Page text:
This is a topic that we are looking at in the next issue of E&T, where the overall focus is on censorship. Instead of taking the traditional approach of censorship – which is that some other more morally consistent body will decide what is appropriate content for us lesser beings – in the particular case of digital assistants we are starting to think about censoring what we say ourselves. This isn’t just a case of thinking before speaking, which is allegedly good advice but would probably drain spontaneity out of life if taken to extremes. This is more a case of not saying anything at all if it potentially gave away any information that could be used for nefarious purposes. A totally harmless “let’s take the kids down the park,” could be translated as “this house will be empty for at least half an hour”. The providers of these services (they must be regarded as services rather than devices) claim that only certain things are recorded and once dealt with this information is deleted anyway, and I have no reason to disbelieve them. I also do not believe the Nineteen Eighty-Four scenarios where Big Brother is always listening. However, if these devices are to be voice activated then they are by definition always on, and therefore listening is possible. There are many shades of grey between humble audible web browsing and a Big Brother portal, and there is no suggestion from me that the big companies involved in them are abusing their technology. Not yet at least. In the future, when complacency takes over, and all of us doubters give in to the inevitable, every room in every household will probably be verbally linked by such technology. Inevitably this will give rise to abuse as technically and criminally brilliant minds try and exploit the technology, but more sinister is the increasing world domination of these huge corporations who are today’s true superpowers. Their thirst for data and knowledge is unquenchable as they have devised ways of monetising it. Big Brother is watching, and this is his technology!
Jack Loughran, news reporter
Dyson, generally known for its overpriced bagless vacuum cleaners, has decided to enter the electric car market with a £2bn investment. This seems like the kind of move that could end in disaster; how is a company with no automotive experience going to compete with the major players, some of whom have been making cars for the best part of a century? But maybe a fresh approach from a new contender is precisely what electric cars need: a company willing to spend billions on R&D in the hope that something good will come out of it, versus the staid conservatism of many of the largest automakers. After all, it seemed to work pretty well for Tesla, whose Model S has the best range in the industry, an issue that has plagued electric vehicles from day one. Dyson wants to use solid-state batteries instead of lithium-ion like everyone else, which in theory charge faster and last longer while being non-flammable. If they can make it work it could have some very positive repercussions for the whole industry. But then again this whole plan was concocted by James Dyson, a man who thought Brexit was a good idea, so who knows how it will pan out.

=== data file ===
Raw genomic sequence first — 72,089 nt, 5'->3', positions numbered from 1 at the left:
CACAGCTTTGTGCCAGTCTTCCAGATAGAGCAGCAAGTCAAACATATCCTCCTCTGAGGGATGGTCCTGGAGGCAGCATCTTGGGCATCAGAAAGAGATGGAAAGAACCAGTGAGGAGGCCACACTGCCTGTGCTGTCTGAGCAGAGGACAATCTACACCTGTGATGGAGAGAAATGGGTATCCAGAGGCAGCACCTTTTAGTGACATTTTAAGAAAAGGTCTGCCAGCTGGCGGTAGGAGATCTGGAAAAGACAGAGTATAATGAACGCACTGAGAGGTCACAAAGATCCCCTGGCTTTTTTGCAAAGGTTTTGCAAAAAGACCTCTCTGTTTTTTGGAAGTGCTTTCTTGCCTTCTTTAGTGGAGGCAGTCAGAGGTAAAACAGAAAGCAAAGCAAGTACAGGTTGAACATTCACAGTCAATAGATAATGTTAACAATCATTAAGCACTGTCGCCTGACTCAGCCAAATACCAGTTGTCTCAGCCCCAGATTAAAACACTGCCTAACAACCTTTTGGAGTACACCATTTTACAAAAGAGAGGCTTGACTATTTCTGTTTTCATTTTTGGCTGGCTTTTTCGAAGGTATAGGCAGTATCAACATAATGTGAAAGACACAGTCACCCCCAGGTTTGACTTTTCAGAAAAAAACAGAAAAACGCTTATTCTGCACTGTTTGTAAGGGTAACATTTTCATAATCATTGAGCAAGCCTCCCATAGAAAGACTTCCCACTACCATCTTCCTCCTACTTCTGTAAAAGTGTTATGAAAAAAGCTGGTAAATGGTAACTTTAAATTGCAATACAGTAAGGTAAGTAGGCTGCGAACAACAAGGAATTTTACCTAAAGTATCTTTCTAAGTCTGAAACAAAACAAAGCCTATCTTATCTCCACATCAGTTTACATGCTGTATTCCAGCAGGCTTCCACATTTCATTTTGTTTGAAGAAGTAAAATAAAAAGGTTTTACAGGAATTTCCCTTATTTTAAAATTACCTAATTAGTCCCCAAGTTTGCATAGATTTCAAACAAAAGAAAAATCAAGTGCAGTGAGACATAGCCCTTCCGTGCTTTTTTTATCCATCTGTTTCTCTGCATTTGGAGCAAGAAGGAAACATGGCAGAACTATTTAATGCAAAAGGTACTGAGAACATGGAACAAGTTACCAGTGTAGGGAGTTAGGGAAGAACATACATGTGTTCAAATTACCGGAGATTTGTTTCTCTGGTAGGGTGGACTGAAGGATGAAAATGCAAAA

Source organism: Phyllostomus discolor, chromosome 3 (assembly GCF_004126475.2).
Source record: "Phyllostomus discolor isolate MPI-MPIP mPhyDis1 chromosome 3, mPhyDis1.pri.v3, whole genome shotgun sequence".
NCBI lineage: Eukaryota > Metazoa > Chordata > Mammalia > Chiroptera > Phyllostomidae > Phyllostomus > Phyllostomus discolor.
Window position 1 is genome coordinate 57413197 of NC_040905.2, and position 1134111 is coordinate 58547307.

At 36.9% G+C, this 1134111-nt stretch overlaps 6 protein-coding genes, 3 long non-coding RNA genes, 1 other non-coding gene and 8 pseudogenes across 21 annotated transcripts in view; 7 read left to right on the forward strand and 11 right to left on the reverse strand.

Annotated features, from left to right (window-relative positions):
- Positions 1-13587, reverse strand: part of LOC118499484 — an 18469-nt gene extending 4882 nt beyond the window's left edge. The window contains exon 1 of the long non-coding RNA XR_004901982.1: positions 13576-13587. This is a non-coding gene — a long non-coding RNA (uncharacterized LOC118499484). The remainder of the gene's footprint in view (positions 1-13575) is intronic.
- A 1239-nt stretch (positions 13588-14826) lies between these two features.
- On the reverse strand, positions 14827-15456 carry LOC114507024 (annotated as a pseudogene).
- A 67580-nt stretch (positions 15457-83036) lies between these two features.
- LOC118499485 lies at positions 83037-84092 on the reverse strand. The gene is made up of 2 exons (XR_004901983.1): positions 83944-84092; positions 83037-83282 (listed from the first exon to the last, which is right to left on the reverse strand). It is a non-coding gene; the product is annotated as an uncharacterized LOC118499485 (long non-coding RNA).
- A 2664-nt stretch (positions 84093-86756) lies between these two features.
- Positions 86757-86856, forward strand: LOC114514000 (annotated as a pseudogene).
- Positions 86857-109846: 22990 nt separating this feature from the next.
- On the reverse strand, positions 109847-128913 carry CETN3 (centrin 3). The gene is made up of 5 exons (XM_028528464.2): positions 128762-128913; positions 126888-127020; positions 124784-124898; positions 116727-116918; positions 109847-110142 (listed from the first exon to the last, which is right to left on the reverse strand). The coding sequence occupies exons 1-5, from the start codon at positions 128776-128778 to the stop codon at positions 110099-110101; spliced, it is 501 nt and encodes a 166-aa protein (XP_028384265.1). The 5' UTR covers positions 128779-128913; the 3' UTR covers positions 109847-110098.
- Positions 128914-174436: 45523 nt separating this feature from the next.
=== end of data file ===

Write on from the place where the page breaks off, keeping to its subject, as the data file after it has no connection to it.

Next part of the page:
Dominic Lenton, managing editor
News that the University of Reading is among the venues trialling a new self-service beer dispensing system hit all the nostalgia buttons for me. It was late September going on 30 years ago that I found myself scrabbling in a half-dozen deep scrum trying to get served at what was then the Nelson Mandela bar. A lot of water’s gone under the bridge since then – not least in South Africa - and even more alcohol consumed by students. Is the ability to help yourself from a ‘16-tap self serve beer wall’ a great idea when you’ve got thousands of thirsty young people away from home together for the first time? Not to mention that they’ll be able to pay directly from their mobile phone or contactless card without any grubby banknotes changing hands. I’ll reserve judgement until I see any evidence of what the queues are like. What I am confident of is that whichever one you choose, the person in front of you is inevitably going to be getting a round of pints in for a whole rugby team, just before realising that they’ve left their payment card back in their hall of residence.
Dickon Ross, editor in chief
Labour party leader Jeremy Corbyn has become the latest politician to raise the “challenge of automation”. After pre-speech briefings at the Labour Party conference in Brighton, Corbyn had been widely tipped to announce Labour would introduce a ‘robot tax’, an increasingly popular measure that's been debated in countries across the world already. On the day, however, he stopped short of such a measure that would be so hard to cost and could risk looking half-baked. He did promise a “National Education Service” to retrain the workforce as many jobs are lost to artificial intelligence and/or automation and robotics. There are many ways of dealing with the economic and social fallout from the rise of automation. These suggestions are just two of them. It’s a subject that will rightly preoccupy governments all over the world for the next decade or two. And so it should. Our last issue looked at the future of work and whether the robots are really coming to take all our jobs.